Police take down a major cybercrime resource

A recent global raid conducted by police in the UK, US and the Netherlands has helped to take down a major cybercrime resource called WebStresser. The WebStresser website allowed anyone with a credit card to “buy” a distributed denial of service (DDoS) attack on another website of their choice.

What are DDoS attacks?

A DDoS attack uses a network of bots to flood a target website with traffic. Each bot attempts to access the website hundreds of times each minute; eventually there are too many access attempts for the website to handle and it crashes.

It can take many hours for a website to recover from a DDoS attack. Ecommerce sites could lose thousands of dollars during that time because genuine buyers cannot make purchases.

The DDoS attack technique is reliant on thousands of bots to generate the necessary traffic to overload a website. Normally hackers need to infect thousands of computers with malware to create the bot network – a process that can take days or weeks to complete, and which could cost thousands of dollars to set up.

The WebStresser difference

But when using the WebStresser service, anyone could access a network of preconfigured bots instantly. Even more concerning for website owners was the cost of using WebStresser – DDoS attacks could be bought for as little as $15.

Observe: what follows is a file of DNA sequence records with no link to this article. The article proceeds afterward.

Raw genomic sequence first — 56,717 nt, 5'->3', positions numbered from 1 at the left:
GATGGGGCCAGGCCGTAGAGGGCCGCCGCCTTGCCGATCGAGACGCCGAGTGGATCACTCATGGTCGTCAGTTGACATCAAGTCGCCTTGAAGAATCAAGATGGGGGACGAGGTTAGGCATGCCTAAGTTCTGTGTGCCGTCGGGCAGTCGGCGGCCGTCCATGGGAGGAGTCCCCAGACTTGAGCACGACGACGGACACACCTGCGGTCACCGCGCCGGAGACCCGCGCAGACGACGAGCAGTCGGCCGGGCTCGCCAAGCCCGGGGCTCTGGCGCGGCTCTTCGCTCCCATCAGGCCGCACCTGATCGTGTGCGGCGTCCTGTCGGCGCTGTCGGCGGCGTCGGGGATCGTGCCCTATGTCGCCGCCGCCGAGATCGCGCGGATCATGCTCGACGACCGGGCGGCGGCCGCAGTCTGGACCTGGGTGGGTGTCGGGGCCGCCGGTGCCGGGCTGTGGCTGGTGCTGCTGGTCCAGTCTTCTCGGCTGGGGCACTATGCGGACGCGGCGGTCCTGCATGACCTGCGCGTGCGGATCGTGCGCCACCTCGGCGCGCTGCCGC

This low entry price meant that anyone with a grudge could attack a website – even if they had no technical skills, or experience of hacking. The police believe that thousands of websites were targeted using the WebStresser service before it was taken offline.

A temporary win

Although WebStresser has gone, it is only a matter of time before a copycat service launches. Now that cybercriminals know they can make money from running a DDoS botnet, it is only a matter of time before we see similar hack-for-cash services pop-up elsewhere.

You can play your part

Home users are very unlikely to find themselves the target of a distributed denial of service attack – but that’s not to say you will never be part of one. The WebStresser service uses a network of compromised PCs just like your own as part of the attack.

Unprotected computers are infected with malware that sits dormant until required. When the DDoS attack is launched, these infected computers are then called into action, to target a specific website. Chances are that you will never even know that your computer has become part of a zombie network until an attack begins and your computer slows down.

To avoid becoming an unwitting accomplice, you must ensure that your PC is regularly updated, and that you have a comprehensive antimalware system installed. These combination will help to prevent malware from infecting your PC.

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